LANDOVER, Md. — By a quirk of the schedule maker, both of Tom Benson’s professional sports teams were playing their 10th games of the season at the same time Sunday.
And after both lost, it’s safe to say both can forget about the playoffs.
The Saints are 4-6 after their 47-14 loss at the Washington Redskins, and the Pelicans are 1-9 after their 95-87 loss at the New York Knicks.
At this stage, Leonard Fournette’s Heisman chances are 10 times better than the Saints and Pelicans seeing the postseason — except on TV.
The Saints were generally considered the favorite in the NFC South. The Pelicans were supposed to continue their rise in the Western Conference.
Now neither is going to happen.
And it’s still a week until Thanksgiving.
Go ahead and eat hearty, Rob Ryan. You’re probably going to have plenty of free time soon.
Don’t blame it all on the coaches, although they’re the ones who usually pay the immediate price.
It’s certainly too early to deliver a verdict on Alvin Gentry.
When you’ve got players who shouldn’t be seeing extensive playing time pressed into service because of injuries to your front liners, you’ve got big problems.
That has happened to the Saints and the Pelicans.
The Saints’ 53-man roster Sunday featured 11 players who didn’t start the season with the team. That’s 21 percent of your squad made up of players who were cut elsewhere.
It’s not good when Obum Gwacham, who had been active for only two of the first nine games, winds up being your best pass rusher (1.5 sacks Sunday).
The Pelicans’ ranks are so depleted they had to bring back Jimmer Fredette.
But enough with the excuses. There have been more than enough of them.
The bottom line as of right now is that these are two bad teams with no immediate improvement in sight. There are only two teams in the NFC with more losses than the Saints. Nobody in the Western Conference has been beaten more often than the Pelicans.
They’re bad in part because those who get good money to play weren’t earning it Sunday, especially the ones on the football side of things.
The Redskins averaged 10.4 yards per play in the first half and, through three quarters, had 485 yards and 37 points.
They easily could have tacked on more in the fourth (and did starting with the pick-six of Drew Brees by Dashon Goldson) but chose not to throw a pass in the fourth quarter.
It was an embarrassment of missed tackles, missed assignments and soft coverage.
The good news: Brandon Browner didn’t get charged with a penalty. Of course, he didn’t break up any passes, either, and was credited with one solo tackle (after a 12-yard completion) plus two assists.
All of this damage was done by a Washington offense that came in ranked 29th in yards and 28th in points.
Kirk Cousins had the game of his young career, going 20-of-25 for 324 yards and four touchdowns while earning a perfect QB rating.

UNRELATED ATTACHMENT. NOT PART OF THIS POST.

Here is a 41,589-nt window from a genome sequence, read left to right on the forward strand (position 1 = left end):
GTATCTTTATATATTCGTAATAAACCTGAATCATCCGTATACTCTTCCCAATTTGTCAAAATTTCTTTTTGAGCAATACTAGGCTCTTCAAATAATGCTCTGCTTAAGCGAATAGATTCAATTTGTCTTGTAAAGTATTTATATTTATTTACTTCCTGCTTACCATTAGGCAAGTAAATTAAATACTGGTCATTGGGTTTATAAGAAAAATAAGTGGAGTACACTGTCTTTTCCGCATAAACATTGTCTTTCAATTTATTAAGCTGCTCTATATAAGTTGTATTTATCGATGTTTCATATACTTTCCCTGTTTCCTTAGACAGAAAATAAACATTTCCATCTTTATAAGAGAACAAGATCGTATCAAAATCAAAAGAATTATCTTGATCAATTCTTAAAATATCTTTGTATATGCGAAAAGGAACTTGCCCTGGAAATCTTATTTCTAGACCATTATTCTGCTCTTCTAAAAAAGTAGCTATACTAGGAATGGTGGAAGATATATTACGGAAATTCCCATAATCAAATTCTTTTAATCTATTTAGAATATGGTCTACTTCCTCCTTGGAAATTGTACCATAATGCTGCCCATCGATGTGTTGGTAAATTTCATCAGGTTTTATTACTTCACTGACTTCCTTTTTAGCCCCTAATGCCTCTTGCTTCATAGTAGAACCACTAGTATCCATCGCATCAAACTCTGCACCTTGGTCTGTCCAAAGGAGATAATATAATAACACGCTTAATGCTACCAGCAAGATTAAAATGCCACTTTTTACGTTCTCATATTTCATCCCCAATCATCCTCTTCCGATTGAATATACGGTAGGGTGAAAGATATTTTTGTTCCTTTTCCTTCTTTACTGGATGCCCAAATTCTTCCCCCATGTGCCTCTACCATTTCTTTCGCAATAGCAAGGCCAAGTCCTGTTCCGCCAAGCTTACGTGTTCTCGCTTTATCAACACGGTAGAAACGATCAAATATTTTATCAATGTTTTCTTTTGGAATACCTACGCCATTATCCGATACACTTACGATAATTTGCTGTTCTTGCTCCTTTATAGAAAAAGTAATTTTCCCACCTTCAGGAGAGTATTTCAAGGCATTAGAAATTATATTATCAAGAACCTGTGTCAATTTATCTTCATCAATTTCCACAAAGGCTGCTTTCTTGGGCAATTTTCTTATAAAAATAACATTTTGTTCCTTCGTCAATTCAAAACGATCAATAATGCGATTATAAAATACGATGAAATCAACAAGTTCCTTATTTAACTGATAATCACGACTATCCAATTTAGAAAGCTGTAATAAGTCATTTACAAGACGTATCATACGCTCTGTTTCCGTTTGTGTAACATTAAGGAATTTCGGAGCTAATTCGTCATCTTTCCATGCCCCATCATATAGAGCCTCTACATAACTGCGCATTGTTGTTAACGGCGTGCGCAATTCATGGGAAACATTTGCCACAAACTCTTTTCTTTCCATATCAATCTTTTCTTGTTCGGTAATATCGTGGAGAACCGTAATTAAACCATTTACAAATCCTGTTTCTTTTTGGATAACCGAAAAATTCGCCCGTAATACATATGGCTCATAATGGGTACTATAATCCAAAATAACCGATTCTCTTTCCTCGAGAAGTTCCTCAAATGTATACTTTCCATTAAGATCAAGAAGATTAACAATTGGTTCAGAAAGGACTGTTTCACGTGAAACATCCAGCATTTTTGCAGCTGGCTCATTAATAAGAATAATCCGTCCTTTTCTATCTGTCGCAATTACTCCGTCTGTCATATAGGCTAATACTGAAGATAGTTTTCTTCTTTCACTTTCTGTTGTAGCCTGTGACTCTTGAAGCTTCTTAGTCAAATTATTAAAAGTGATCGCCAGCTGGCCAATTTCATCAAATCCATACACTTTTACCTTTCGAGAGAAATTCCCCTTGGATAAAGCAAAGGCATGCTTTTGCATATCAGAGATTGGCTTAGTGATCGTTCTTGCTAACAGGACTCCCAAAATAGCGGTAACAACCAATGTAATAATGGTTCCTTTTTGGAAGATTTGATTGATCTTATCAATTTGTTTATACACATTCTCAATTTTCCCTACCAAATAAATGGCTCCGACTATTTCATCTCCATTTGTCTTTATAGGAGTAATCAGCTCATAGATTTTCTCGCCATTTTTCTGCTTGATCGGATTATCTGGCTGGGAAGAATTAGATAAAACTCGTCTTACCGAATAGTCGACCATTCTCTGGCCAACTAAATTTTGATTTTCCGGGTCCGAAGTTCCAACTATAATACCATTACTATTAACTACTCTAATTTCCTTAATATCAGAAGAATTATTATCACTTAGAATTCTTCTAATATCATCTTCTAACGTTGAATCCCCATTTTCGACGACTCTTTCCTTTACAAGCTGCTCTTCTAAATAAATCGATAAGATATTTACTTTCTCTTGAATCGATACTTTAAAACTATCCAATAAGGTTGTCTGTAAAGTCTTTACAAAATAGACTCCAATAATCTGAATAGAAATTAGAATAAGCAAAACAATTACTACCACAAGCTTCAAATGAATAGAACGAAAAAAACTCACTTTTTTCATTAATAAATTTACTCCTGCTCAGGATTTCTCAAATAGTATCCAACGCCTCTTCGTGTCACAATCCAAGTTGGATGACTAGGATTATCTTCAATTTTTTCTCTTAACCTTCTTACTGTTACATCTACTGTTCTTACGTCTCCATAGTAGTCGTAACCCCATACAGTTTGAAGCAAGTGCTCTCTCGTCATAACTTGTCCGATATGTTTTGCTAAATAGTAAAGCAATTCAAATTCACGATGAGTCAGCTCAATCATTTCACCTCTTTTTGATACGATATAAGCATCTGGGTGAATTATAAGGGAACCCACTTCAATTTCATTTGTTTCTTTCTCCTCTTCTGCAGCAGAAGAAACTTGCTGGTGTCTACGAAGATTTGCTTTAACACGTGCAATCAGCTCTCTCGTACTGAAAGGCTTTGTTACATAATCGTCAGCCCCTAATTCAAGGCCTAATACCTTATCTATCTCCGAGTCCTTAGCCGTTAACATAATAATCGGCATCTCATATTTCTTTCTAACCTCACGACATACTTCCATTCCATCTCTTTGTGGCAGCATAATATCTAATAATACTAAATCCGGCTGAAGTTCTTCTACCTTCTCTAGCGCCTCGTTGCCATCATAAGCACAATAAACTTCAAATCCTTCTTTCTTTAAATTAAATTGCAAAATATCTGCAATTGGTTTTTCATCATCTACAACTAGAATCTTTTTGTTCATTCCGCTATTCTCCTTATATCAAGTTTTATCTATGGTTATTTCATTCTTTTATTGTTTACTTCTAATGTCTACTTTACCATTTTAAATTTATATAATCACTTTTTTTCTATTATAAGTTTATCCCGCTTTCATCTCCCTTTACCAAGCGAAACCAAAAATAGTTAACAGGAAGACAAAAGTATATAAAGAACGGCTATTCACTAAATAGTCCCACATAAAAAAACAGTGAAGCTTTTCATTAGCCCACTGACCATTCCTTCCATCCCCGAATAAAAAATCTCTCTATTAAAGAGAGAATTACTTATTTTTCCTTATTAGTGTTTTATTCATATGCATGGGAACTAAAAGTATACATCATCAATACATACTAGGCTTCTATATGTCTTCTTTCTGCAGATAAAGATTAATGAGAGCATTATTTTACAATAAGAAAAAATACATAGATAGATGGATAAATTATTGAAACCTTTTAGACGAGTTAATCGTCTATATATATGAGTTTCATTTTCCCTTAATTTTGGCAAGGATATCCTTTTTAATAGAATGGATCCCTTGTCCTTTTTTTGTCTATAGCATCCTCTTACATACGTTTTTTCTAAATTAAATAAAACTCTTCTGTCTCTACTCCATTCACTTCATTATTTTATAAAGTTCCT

Too bad Robert Griffin III is the Redskins’ third quarterback, or he could have got in on the fun and become the sixth Heisman winner to beat the Saints this year (after Carson Palmer, Jameis Winston, Cam Newton, Sam Bradford and Marcus Mariota).
Cornerback Keenan Lewis, who suffered a possible season-ending knee injury, was among those feeling the humiliation.
“Anytime you lose, it’s tough to overcome, but especially like this,” he said. “We’ve got to find a way to dig ourselves out. We’ve got to figure out who we are.”
Easier said than done.
The offense, after Brees touchdown passes to Brandin Cooks on two of its three possessions, started pressing — the dropped third-down pass by a wide-open Cooks late in the second quarter stands out — and never advanced the ball into Washington territory once before the final series, when things were out of reach. That earlier possession ended with Tim Hightower and C.J. Spiller both failing to get the yard needed for a first down at the Washington 30 when the Saints were only trailing 27-14.
Why Hightower and Spiller?
Mark Ingram, who presumably could have gotten the yard, was “nicked,” according to Sean Payton, and was still getting treatment at the time.
OK. But regardless of who had the ball, the blocking should have been capable of picking up a yard at a crucial time.
Typically, Brees talked after the game about the importance of “sticking together” and how he didn’t envision that the team would be 4-6.
“There are tough times,” he said. “Everyone questions our team, our talent and whatever else people want to question. The bye is coming at a very necessary time to get everyone healthy. We need to rebuild our mindset, get all of the pieces together and make a run at it.”
The trouble is, the mindset has been shattered, the pieces aren’t coming back and it’s too late to make a run.
Ditto for the Pelicans.
Six games left for the Saints, 72 for the Pelicans.
Mr. B, we feel for ya.